Exalter, one of Bangladesh’s biggest and well-known metal bands resurfaced late last year to deliver their first full length album; “Persecution Automated”, which carries on the bone-crushing thrash style cemented by their first two EP’s “Democrasodomy” and “Obituary for the Living”. When listening to the music, it seems that the album was made with the sole purpose of making people headbang in mind; and it’s safe to say that Exalter have succeeded in that regard with neck-breaking riffs and drumming inspired by early thrash metal bands such as Sodom, Destruction, and Kreator which will get you up and moshing instantly. If you didn’t know better, you could easily mistake this for an album made in 1986 during the height of thrash that somehow managed to go under the radar.
“Persecution Automated” starts off with a short intro track resembling muffled sounds of war which seems like a full military attack is taking place just outside your house while you hide in the basement, being just quiet enough for you to turn up whatever device you’re listening on right before you get the full-fledged assault that is the instrumental track “Holocaust Ahead“. After the two intro tracks and once you readjust the volume to a less ear-bleeding level, the first full song, “Reign of the Mafia State“, brings forth the monstrously intense riffs that Exalter have become known for; one after another, decimating the senses with pure speed and aggression.
As you listen on, each song continues to bring a punishing barrage of riffs accompanied with pummelling bass lines and devastating drumming that almost dare the listeners not to headbang and open up a mosh pit regardless of where they are at the time, knowing full well that it’s damn near impossible to resist the temptation. The vocal delivery on the album pushes through the rest of the instruments with abruptly aggressive yells about death, warfare, and the end times of mankind mixed with a punk-esque energy which inspired many of the early thrash metal bands; making it a perfect fit to accompany the rest of the band on delivering what I can only describe as an amazing neo-classic thrash album.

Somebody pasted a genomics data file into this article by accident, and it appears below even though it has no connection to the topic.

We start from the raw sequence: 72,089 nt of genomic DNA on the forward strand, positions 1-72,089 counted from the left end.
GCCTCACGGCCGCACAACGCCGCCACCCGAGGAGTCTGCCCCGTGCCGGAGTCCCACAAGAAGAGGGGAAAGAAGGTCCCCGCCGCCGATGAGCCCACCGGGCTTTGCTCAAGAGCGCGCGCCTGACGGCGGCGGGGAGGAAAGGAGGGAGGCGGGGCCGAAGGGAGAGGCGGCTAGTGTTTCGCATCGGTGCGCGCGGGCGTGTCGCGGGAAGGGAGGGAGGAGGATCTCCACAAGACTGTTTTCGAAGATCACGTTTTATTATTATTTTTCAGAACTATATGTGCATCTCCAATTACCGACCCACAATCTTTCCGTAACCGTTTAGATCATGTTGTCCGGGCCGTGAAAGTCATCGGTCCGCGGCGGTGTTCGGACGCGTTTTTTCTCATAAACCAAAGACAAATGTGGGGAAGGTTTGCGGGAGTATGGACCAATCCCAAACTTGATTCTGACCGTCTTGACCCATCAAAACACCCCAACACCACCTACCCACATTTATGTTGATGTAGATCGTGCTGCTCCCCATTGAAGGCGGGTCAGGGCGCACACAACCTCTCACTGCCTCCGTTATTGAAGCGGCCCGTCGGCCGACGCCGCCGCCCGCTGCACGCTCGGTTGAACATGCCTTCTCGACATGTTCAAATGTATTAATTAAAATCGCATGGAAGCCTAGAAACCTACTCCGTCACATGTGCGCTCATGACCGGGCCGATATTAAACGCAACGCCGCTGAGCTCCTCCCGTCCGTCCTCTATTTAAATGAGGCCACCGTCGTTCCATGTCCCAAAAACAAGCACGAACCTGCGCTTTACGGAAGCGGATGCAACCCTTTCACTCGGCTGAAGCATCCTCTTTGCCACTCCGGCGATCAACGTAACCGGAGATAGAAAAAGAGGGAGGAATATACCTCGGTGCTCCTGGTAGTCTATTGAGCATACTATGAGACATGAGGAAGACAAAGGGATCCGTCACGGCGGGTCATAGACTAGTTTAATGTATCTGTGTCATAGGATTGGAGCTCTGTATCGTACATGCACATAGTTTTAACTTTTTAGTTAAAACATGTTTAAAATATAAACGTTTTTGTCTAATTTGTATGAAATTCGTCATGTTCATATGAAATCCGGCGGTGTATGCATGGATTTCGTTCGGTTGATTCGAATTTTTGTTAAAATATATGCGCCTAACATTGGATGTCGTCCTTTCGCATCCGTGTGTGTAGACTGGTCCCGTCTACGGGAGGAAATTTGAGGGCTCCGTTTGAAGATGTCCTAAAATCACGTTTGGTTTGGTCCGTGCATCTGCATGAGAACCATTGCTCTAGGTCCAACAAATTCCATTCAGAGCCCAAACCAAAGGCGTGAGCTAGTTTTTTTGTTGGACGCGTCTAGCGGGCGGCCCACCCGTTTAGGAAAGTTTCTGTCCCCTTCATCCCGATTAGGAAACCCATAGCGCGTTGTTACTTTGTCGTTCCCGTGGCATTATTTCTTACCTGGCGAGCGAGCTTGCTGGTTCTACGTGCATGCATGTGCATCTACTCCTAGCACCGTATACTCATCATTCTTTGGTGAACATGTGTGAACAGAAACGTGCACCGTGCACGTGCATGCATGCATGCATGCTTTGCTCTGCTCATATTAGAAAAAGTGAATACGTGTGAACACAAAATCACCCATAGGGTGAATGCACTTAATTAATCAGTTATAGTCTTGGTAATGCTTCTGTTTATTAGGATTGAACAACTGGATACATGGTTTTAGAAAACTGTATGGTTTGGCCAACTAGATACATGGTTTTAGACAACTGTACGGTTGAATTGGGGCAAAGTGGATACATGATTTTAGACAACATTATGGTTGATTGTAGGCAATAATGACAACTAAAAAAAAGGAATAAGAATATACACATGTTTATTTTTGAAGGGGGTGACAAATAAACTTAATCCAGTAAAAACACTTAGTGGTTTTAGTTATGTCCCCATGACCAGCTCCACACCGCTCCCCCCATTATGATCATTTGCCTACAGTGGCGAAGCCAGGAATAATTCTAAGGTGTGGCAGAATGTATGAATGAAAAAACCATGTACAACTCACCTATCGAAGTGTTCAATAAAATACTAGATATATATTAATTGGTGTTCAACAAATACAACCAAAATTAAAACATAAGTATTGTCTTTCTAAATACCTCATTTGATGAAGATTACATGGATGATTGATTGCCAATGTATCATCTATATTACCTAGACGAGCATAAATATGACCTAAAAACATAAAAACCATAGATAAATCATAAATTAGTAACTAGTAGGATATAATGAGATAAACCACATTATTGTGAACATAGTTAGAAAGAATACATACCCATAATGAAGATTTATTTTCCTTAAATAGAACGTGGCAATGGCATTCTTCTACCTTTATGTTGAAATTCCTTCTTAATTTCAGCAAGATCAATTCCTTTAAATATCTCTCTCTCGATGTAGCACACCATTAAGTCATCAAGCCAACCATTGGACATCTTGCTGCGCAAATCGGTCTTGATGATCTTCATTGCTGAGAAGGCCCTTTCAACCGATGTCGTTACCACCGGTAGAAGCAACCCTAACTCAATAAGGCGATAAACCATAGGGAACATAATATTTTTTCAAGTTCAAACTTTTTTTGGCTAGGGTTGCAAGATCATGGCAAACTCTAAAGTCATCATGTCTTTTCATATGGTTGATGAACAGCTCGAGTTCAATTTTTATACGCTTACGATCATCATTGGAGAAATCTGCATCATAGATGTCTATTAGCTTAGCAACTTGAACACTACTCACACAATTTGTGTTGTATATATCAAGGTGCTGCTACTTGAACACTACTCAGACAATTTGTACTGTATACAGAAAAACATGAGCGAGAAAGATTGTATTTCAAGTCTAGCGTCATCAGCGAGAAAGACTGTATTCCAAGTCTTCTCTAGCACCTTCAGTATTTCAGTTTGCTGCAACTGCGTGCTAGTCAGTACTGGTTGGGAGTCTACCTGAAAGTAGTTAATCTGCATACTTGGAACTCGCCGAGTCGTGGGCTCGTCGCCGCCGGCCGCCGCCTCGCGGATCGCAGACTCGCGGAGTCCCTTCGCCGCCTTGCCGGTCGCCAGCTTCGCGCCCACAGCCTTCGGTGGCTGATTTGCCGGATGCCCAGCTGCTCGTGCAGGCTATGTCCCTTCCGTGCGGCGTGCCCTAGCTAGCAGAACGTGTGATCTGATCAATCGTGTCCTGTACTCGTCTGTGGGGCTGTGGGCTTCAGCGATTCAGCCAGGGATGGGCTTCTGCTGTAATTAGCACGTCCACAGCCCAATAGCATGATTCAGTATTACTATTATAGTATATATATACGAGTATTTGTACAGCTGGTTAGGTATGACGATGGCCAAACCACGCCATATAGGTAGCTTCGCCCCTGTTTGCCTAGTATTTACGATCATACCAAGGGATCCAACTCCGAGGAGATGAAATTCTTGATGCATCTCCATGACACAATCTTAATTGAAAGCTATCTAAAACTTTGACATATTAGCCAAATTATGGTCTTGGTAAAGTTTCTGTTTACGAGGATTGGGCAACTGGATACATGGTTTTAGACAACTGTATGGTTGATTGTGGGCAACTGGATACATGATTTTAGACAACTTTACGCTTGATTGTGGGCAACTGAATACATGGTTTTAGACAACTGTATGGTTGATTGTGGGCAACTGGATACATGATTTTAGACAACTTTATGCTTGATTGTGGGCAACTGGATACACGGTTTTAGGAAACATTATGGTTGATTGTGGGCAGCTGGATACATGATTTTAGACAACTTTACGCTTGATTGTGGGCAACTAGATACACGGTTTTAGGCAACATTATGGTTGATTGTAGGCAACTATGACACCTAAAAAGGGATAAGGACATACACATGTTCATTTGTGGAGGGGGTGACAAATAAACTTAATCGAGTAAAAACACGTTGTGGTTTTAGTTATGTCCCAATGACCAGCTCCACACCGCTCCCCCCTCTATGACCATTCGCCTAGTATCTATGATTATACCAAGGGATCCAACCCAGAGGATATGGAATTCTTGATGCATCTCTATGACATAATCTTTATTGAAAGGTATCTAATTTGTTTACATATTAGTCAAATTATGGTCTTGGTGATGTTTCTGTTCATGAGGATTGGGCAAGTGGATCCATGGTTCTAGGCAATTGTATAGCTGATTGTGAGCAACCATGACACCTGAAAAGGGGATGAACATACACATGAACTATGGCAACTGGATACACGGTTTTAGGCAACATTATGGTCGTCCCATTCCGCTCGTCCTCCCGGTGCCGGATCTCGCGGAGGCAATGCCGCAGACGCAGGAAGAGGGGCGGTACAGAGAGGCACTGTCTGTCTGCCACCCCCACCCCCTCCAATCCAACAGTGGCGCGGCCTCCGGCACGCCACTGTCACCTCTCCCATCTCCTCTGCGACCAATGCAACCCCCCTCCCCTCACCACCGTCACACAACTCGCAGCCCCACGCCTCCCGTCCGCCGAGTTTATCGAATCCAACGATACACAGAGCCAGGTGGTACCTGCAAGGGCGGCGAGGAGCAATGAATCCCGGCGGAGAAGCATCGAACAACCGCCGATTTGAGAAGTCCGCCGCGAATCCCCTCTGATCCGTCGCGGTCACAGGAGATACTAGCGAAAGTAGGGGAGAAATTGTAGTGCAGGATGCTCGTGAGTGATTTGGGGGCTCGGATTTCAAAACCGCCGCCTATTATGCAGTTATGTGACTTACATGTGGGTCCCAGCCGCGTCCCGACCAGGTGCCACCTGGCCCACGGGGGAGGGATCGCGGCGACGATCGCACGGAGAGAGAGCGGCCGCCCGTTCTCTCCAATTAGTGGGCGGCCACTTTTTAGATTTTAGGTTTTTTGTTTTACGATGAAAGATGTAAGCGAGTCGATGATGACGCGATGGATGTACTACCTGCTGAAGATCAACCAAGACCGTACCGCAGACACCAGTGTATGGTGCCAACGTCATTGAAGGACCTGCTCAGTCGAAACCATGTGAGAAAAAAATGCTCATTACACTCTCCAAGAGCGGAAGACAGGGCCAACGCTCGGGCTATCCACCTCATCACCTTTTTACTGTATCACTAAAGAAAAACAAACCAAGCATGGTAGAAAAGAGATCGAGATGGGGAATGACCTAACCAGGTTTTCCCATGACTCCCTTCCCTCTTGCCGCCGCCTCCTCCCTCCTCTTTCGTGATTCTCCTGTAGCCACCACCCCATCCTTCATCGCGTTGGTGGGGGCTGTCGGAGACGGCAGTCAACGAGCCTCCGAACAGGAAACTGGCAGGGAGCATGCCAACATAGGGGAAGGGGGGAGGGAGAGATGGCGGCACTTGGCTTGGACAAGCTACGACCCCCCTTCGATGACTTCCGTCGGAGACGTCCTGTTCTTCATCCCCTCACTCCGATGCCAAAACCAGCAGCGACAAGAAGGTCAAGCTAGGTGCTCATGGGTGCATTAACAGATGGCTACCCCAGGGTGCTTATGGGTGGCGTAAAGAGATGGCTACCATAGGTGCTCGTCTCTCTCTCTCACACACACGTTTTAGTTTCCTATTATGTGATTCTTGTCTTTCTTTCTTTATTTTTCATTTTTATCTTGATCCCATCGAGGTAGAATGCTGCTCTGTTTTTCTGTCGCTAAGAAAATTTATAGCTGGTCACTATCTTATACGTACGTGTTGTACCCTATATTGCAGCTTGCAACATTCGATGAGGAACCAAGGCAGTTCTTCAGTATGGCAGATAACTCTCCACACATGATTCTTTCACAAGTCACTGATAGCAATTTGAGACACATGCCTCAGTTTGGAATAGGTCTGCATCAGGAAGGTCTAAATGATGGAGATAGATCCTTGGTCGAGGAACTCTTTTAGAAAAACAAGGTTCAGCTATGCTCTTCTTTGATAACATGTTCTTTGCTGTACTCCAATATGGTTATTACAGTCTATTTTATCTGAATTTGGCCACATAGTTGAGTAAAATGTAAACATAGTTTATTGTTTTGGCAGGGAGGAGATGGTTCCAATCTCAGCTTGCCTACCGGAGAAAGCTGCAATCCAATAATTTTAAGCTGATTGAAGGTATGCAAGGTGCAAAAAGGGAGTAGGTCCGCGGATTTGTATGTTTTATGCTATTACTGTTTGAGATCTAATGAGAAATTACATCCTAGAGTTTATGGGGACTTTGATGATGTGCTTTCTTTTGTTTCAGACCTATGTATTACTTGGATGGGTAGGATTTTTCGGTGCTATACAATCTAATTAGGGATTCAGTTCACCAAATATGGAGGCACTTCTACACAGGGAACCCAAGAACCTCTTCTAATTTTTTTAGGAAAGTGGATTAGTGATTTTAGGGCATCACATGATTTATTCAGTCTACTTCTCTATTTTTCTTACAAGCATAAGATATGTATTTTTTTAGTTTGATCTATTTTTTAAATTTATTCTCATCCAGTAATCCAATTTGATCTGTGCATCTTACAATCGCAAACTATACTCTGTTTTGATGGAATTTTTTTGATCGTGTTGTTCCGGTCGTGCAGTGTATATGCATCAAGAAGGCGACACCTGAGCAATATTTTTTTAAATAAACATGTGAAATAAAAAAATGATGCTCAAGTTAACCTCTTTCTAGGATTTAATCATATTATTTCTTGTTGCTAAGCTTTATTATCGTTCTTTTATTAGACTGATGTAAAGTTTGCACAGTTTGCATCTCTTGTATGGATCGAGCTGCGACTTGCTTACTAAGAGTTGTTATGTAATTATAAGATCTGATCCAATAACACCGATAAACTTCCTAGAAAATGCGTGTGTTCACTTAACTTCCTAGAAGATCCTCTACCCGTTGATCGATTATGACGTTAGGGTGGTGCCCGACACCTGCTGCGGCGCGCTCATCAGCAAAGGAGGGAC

The production of the album, as expected of any modern extreme metal album, is very smooth and well-polished – all the instruments can be heard clearly, pounding away in a vulgar display of power and nicely showcasing the musicians abilities. However, when it comes to thrash metal, especially with bands who try to capture the old school feel, I know many including myself prefer the production to be a little raw and rugged but the clean and refined production doesn’t leave it feeling too bright and glossy like some other modern thrash albums and manages to leave the belligerent power of the album intact. I can honestly say I don’t think there’s any bad songs on the album but songs like “Slaughter Cleanse Repeat“, “Grip of Fear”, and “Clandestine Drone Warfare” stand out for me and I’ll definitely be adding these to my playlists for further listening.